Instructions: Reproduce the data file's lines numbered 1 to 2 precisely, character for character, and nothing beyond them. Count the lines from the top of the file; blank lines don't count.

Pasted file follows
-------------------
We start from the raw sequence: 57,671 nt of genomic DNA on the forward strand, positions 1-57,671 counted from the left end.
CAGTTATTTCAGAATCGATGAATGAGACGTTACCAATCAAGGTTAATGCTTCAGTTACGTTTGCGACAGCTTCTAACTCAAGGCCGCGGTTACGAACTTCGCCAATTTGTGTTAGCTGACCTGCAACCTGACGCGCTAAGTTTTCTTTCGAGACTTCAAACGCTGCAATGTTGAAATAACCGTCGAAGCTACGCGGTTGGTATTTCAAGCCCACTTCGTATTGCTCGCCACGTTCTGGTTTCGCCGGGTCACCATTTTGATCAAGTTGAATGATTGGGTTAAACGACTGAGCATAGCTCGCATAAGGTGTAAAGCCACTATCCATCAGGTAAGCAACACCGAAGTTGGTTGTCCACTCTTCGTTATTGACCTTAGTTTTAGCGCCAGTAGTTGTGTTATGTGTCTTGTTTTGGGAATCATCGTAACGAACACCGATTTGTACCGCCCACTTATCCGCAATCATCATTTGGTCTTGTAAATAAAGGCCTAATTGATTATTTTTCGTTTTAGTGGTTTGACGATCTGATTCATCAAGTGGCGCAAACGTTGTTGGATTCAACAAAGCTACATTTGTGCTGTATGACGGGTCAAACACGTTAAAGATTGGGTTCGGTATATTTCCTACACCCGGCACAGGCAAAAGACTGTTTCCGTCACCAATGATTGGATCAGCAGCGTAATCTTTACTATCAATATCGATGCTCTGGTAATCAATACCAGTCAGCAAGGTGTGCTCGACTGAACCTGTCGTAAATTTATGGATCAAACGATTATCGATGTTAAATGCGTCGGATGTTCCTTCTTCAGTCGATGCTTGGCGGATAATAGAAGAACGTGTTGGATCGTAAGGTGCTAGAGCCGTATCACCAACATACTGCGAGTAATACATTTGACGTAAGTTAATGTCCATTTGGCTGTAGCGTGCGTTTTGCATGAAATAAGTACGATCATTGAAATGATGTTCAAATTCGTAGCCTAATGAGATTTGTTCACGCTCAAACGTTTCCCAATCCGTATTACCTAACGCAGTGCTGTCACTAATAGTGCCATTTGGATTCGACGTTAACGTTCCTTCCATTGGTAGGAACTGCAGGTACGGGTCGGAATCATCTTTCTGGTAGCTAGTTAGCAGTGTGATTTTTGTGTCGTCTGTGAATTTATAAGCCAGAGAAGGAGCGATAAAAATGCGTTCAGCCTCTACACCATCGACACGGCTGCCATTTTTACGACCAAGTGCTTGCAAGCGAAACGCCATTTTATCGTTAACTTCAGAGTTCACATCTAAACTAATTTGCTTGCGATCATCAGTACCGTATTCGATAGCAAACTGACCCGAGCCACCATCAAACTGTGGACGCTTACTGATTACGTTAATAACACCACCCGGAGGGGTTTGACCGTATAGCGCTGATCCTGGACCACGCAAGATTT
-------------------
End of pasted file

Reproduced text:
We start from the raw sequence: 57,671 nt of genomic DNA on the forward strand, positions 1-57,671 counted from the left end.
CAGTTATTTCAGAATCGATGAATGAGACGTTACCAATCAAGGTTAATGCTTCAGTTACGTTTGCGACAGCTTCTAACTCAAGGCCGCGGTTACGAACTTCGCCAATTTGTGTTAGCTGACCTGCAACCTGACGCGCTAAGTTTTCTTTCGAGACTTCAAACGCTGCAATGTTGAAATAACCGTCGAAGCTACGCGGTTGGTATTTCAAGCCCACTTCGTATTGCTCGCCACGTTCTGGTTTCGCCGGGTCACCATTTTGATCAAGTTGAATGATTGGGTTAAACGACTGAGCATAGCTCGCATAAGGTGTAAAGCCACTATCCATCAGGTAAGCAACACCGAAGTTGGTTGTCCACTCTTCGTTATTGACCTTAGTTTTAGCGCCAGTAGTTGTGTTATGTGTCTTGTTTTGGGAATCATCGTAACGAACACCGATTTGTACCGCCCACTTATCCGCAATCATCATTTGGTCTTGTAAATAAAGGCCTAATTGATTATTTTTCGTTTTAGTGGTTTGACGATCTGATTCATCAAGTGGCGCAAACGTTGTTGGATTCAACAAAGCTACATTTGTGCTGTATGACGGGTCAAACACGTTAAAGATTGGGTTCGGTATATTTCCTACACCCGGCACAGGCAAAAGACTGTTTCCGTCACCAATGATTGGATCAGCAGCGTAATCTTTACTATCAATATCGATGCTCTGGTAATCAATACCAGTCAGCAAGGTGTGCTCGACTGAACCTGTCGTAAATTTATGGATCAAACGATTATCGATGTTAAATGCGTCGGATGTTCCTTCTTCAGTCGATGCTTGGCGGATAATAGAAGAACGTGTTGGATCGTAAGGTGCTAGAGCCGTATCACCAACATACTGCGAGTAATACATTTGACGTAAGTTAATGTCCATTTGGCTGTAGCGTGCGTTTTGCATGAAATAAGTACGATCATTGAAATGATGTTCAAATTCGTAGCCTAATGAGATTTGTTCACGCTCAAACGTTTCCCAATCCGTATTACCTAACGCAGTGCTGTCACTAATAGTGCCATTTGGATTCGACGTTAACGTTCCTTCCATTGGTAGGAACTGCAGGTACGGGTCGGAATCATCTTTCTGGTAGCTAGTTAGCAGTGTGATTTTTGTGTCGTCTGTGAATTTATAAGCCAGAGAAGGAGCGATAAAAATGCGTTCAGCCTCTACACCATCGACACGGCTGCCATTTTTACGACCAAGTGCTTGCAAGCGAAACGCCATTTTATCGTTAACTTCAGAGTTCACATCTAAACTAATTTGCTTGCGATCATCAGTACCGTATTCGATAGCAAACTGACCCGAGCCACCATCAAACTGTGGACGCTTACTGATTACGTTAATAACACCACCCGGAGGGGTTTGACCGTATAGCGCTGATCCTGGACCACGCAAGATTT